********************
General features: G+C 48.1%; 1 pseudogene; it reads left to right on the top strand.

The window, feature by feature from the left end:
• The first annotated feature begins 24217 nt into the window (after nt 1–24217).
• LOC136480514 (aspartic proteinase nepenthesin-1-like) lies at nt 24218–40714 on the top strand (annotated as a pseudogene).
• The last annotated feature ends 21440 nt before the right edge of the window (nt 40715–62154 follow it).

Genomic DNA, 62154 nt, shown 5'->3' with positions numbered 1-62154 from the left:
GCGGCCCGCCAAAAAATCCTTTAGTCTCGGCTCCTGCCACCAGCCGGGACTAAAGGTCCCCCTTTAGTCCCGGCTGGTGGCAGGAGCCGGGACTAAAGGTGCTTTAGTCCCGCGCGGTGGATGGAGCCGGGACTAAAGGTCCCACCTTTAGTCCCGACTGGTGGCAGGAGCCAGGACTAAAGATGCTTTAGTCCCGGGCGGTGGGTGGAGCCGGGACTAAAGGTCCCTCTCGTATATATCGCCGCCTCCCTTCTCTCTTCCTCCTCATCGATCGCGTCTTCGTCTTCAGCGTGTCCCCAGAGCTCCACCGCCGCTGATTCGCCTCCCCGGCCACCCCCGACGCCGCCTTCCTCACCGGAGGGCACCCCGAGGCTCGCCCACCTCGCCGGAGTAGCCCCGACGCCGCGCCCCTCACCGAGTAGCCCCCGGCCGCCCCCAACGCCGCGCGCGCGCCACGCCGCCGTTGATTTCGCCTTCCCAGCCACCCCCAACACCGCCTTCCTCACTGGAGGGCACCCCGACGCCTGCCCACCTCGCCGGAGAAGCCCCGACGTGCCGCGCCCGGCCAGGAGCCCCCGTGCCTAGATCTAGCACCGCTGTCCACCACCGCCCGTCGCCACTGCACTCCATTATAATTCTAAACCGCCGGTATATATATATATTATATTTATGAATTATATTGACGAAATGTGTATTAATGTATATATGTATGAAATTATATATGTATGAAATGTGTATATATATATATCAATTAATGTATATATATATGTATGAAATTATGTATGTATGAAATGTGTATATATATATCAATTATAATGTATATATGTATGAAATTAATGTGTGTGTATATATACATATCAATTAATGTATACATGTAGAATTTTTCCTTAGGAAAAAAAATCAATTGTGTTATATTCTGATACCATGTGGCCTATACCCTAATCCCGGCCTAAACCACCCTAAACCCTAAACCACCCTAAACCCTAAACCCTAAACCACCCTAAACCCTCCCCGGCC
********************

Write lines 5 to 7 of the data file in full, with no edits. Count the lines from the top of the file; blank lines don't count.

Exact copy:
• The last annotated feature ends 21440 nt before the right edge of the window (nt 40715–62154 follow it).

Genomic DNA, 62154 nt, shown 5'->3' with positions numbered 1-62154 from the left:
GCGGCCCGCCAAAAAATCCTTTAGTCTCGGCTCCTGCCACCAGCCGGGACTAAAGGTCCCCCTTTAGTCCCGGCTGGTGGCAGGAGCCGGGACTAAAGGTGCTTTAGTCCCGCGCGGTGGATGGAGCCGGGACTAAAGGTCCCACCTTTAGTCCCGACTGGTGGCAGGAGCCAGGACTAAAGATGCTTTAGTCCCGGGCGGTGGGTGGAGCCGGGACTAAAGGTCCCTCTCGTATATATCGCCGCCTCCCTTCTCTCTTCCTCCTCATCGATCGCGTCTTCGTCTTCAGCGTGTCCCCAGAGCTCCACCGCCGCTGATTCGCCTCCCCGGCCACCCCCGACGCCGCCTTCCTCACCGGAGGGCACCCCGAGGCTCGCCCACCTCGCCGGAGTAGCCCCGACGCCGCGCCCCTCACCGAGTAGCCCCCGGCCGCCCCCAACGCCGCGCGCGCGCCACGCCGCCGTTGATTTCGCCTTCCCAGCCACCCCCAACACCGCCTTCCTCACTGGAGGGCACCCCGACGCCTGCCCACCTCGCCGGAGAAGCCCCGACGTGCCGCGCCCGGCCAGGAGCCCCCGTGCCTAGATCTAGCACCGCTGTCCACCACCGCCCGTCGCCACTGCACTCCATTATAATTCTAAACCGCCGGTATATATATATATTATATTTATGAATTATATTGACGAAATGTGTATTAATGTATATATGTATGAAATTATATATGTATGAAATGTGTATATATATATATCAATTAATGTATATATATATGTATGAAATTATGTATGTATGAAATGTGTATATATATATCAATTATAATGTATATATGTATGAAATTAATGTGTGTGTATATATACATATCAATTAATGTATACATGTAGAATTTTTCCTTAGGAAAAAAAATCAATTGTGTTATATTCTGATACCATGTGGCCTATACCCTAATCCCGGCCTAAACCACCCTAAACCCTAAACCACCCTAAACCCTAAACCCTAAACCACCCTAAACCCTCCCCGGCC